What is another word for theology, incarnation, resurrection, salvation, sacrament, and every other theological word that the most people in the pew can’t define much less the person in line at Starbucks?
Several years ago, a good friend of mine, the Reverend Daniel Richards and I would regularly meet for coffee. Somehow the conversation always turned towards the theological end of the table. We talked about life among young adults. We asked big questions. We talked about God. We were doing theology. We carried those conversations into our Thursday night gathering with young adults; something we called Peregrini. The topics for those caffeine stoked nights were always built on a question; “God?” “Life after Death?” “Resurrection?” You know. Those small topics. What Daniel and I were discovering was that theology is best done out of the context of a conversation. The problem is, no one knew what the word ‘theology’ meant—much less words like Eucharist, incarnation, resurrection, salvation, or sacrament. Most of all, they didn’t care. They did have some reactions—mostly adverse feelings towards words like baptism, conversion, and sin. While words like grace and forgiveness felt better, few had little experience with those words when it comes to the church. But, having conversation, that was another matter. Young adults, and truthfully, most people, want to have a conversation, even about God. A conversation between two souls wrestling with God, questions can be helpful, even hopeful.
The word theology is typically a turnoff to anyone but certain clergy and academic types. Theology, simply put, is the study of religious faith, practice and experience. Words, especially religious words, are so loaded with negative baggage that most everyone, including those in church, has lost interest. I’ve begun to wonder if we could find ways to re-ensoul these ancient words with new life? Or do we have to find new words, or forgotten words without baggage in order to have soul conversations about God?
At times our Peregrini group got close to re-ensouling words. Peregrini reminded me of a more famous gathering who struggled with faith and words. I can imagine the Inklings gathered around a pint in Oxford. C.S. Lewis, J.R.R. Tolkien, Owen Barfield, and Charles Williams working at changing the course of art, thought, and theology. Instigating a revolution by evolution. They were doing theology through conversation. They were using old words in new ways—creating a fresh look at language to express their musings, fears, wonderings about the divine. They took bold risks. They made up words. Used ancient words in new ways. They didn’t think outside the box. They created a new box.
Barfield said that words have souls—souls that contain the souls of the ancients of the past; as such, they tell the story of consciousness; the souls of the words carry the consciousness of the ancients into the future. (Fellowship of the Inkling, 107) Something like what Saint John the Divine was imagining when he wrote, “In the beginning was the Word, and the Word was with God, and the Word was God.” God is a verb, not a noun. That changes everything. I think Saint John was struggling just like we do to find a poetic artistry in order to describe our evolutionary experience of the divine. The Anglican poets John Donne, George Herbert, W.B. Yeats, T.S. Eliot, R.S. Thomas were also crafting alchemical artistry through the words of life to tell us about their spiritual experience. They had a soul-centric worldview. A word-centric worldview. They had mystical experiences. They crafted their words. Their work was bathed in soul conversations with others who dared the same experiment.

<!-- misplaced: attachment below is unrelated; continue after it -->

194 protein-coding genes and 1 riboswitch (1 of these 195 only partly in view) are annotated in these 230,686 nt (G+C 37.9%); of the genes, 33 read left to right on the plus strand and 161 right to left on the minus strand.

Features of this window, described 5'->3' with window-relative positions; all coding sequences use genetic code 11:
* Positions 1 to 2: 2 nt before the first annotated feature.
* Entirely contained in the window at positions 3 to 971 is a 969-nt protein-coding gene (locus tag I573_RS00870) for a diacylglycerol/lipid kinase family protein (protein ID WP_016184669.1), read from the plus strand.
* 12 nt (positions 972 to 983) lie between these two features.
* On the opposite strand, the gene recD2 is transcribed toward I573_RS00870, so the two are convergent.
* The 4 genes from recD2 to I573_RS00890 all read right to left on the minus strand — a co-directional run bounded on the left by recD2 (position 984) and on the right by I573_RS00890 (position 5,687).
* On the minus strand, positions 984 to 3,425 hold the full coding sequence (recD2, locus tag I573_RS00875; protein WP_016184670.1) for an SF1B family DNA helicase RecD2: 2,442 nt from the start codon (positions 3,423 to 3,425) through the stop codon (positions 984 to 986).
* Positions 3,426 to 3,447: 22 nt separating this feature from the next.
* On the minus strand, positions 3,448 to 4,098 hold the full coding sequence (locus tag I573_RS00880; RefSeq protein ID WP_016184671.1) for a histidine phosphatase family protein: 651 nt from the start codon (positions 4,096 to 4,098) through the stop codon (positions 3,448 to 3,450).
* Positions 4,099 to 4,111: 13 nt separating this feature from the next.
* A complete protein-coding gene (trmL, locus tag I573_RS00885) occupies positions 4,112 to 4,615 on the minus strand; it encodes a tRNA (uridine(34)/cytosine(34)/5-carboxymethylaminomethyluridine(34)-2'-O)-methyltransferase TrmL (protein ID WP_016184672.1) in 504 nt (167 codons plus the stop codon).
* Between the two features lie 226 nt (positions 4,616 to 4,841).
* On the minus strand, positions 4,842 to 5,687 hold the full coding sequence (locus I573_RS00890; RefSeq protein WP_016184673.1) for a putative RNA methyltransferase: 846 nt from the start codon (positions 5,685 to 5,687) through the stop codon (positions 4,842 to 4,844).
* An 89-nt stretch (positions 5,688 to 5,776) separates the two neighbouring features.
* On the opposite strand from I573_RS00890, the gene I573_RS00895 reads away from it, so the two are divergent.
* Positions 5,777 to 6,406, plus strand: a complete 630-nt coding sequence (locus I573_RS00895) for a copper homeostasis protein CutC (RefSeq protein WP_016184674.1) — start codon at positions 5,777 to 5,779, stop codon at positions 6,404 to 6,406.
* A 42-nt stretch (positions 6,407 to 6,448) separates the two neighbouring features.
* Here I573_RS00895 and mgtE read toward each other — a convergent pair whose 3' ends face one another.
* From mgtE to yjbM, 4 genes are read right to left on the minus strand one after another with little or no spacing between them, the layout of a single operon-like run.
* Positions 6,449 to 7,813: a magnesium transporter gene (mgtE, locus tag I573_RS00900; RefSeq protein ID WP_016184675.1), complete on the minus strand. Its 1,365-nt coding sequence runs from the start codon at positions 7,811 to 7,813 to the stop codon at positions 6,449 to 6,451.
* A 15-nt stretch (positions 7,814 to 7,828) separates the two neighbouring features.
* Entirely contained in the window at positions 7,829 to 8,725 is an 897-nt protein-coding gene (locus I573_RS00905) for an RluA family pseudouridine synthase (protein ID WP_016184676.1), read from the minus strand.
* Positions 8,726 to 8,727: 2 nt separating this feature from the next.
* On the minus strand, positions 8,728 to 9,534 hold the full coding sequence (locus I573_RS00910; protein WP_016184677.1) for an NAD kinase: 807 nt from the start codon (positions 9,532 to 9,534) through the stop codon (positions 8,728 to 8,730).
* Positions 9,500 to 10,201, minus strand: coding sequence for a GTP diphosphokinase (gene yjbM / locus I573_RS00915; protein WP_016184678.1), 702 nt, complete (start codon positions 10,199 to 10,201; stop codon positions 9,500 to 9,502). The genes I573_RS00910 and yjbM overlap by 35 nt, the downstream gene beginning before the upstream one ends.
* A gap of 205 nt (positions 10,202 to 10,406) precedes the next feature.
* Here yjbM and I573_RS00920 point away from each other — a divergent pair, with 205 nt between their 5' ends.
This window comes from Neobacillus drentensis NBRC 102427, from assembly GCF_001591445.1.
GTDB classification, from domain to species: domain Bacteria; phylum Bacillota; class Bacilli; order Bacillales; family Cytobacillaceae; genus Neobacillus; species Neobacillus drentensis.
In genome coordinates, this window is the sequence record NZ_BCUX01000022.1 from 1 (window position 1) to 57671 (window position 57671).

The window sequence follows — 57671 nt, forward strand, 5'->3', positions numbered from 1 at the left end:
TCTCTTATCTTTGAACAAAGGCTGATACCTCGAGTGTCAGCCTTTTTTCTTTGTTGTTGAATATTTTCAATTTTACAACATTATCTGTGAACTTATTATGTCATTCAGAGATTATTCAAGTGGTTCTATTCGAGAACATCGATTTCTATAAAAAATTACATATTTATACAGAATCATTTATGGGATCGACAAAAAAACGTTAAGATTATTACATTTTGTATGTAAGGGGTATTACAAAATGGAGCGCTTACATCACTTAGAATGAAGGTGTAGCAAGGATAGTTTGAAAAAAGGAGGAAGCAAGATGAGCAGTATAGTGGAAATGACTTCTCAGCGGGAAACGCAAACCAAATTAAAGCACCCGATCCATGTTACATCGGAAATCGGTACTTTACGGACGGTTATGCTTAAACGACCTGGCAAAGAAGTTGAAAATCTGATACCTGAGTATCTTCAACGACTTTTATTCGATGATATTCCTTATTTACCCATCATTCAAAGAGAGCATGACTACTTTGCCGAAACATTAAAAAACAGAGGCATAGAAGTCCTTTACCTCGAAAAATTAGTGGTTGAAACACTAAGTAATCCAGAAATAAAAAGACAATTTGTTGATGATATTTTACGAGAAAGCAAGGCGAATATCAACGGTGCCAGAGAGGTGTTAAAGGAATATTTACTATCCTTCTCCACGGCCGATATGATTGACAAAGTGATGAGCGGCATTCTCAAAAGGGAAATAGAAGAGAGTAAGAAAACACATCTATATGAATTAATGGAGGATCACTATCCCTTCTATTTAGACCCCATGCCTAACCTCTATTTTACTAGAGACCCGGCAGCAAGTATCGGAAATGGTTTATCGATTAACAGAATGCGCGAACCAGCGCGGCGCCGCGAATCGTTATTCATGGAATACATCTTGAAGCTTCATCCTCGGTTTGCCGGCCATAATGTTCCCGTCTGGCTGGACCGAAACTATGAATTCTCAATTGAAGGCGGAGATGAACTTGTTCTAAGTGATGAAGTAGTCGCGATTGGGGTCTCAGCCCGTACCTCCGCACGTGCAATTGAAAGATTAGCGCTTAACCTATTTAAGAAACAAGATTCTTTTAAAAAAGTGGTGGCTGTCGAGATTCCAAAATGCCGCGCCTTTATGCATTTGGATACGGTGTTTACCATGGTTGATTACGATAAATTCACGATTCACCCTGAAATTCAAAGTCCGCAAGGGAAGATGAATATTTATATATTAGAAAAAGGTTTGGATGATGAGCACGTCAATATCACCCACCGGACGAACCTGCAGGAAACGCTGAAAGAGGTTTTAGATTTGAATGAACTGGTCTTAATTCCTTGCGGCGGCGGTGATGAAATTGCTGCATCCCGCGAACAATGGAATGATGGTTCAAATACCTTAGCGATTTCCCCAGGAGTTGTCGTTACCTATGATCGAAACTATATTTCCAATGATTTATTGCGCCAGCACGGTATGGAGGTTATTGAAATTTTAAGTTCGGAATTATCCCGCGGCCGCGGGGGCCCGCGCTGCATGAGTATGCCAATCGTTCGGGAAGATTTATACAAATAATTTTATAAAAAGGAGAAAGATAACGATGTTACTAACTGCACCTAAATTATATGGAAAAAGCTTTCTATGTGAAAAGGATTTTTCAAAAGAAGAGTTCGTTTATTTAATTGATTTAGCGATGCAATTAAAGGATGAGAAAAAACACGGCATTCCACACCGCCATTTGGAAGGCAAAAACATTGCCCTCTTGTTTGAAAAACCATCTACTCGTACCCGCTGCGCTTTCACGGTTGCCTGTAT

Con-versation is the idea of creating a living poem—of verse flowing from one soul to another soul, through time. Having a vulnerable soul conversation in a public setting, a coffee shop, a pub, on a sidewalk, on Facebook can invites others and the holy to listen in. These soul conversations can create the possibility for words to evolve. We can explore how to use language to describe our experience with the divine. This public action of doing soul conversation about God with others, which includes God, is similar to what the Zohar teaches—rabbi’s interpreting scripture (doing Midrash) in community. They were practicing a personally felt spirituality of the soul that was steeped in the murky milieu of conversation. (Meditations on the Tarot, 267)
Words matter. The words we use in conversation matter. The words in soul conversation can matter the most. Philosopher Ludwig Wittgenstein, Old Testament theologian Walter Bruggemann, Franciscan monk and Roman Catholic priest Richard Rohr, and post-postmodern philosopher Ken Wilber agree on one at least one thing—words matter, a lot, more than that, words are the I, the She/He, the IT, the We in human understanding. I suggest that we must be willing to have public conversations about God. Now is the time to have these public conversations using words of the “World Come of Age.”
We must search for words that are devoid of Renaissance, Reformational, Enlightened, Modern, and even Postmodern baggage. We may have to reach back for those words to a time even before Jesus. Or we may need to strain forward to find new words. We definitely will have to re-ensoul heavy theological words. Old words and new words, words that are open to new meanings and new interpretations. We must do this work for a time in the future we can only imagine but may never experience. We are compelled to do this work in order to have vital conversations about God—today—so that we may have conversations about these soul experiences, today, and tomorrow. If words like “theology” have lost their souls, then we have to either re-ensoul them or bury them. I wonder, what words do you imagine we could use to describe our conversations about God, with God?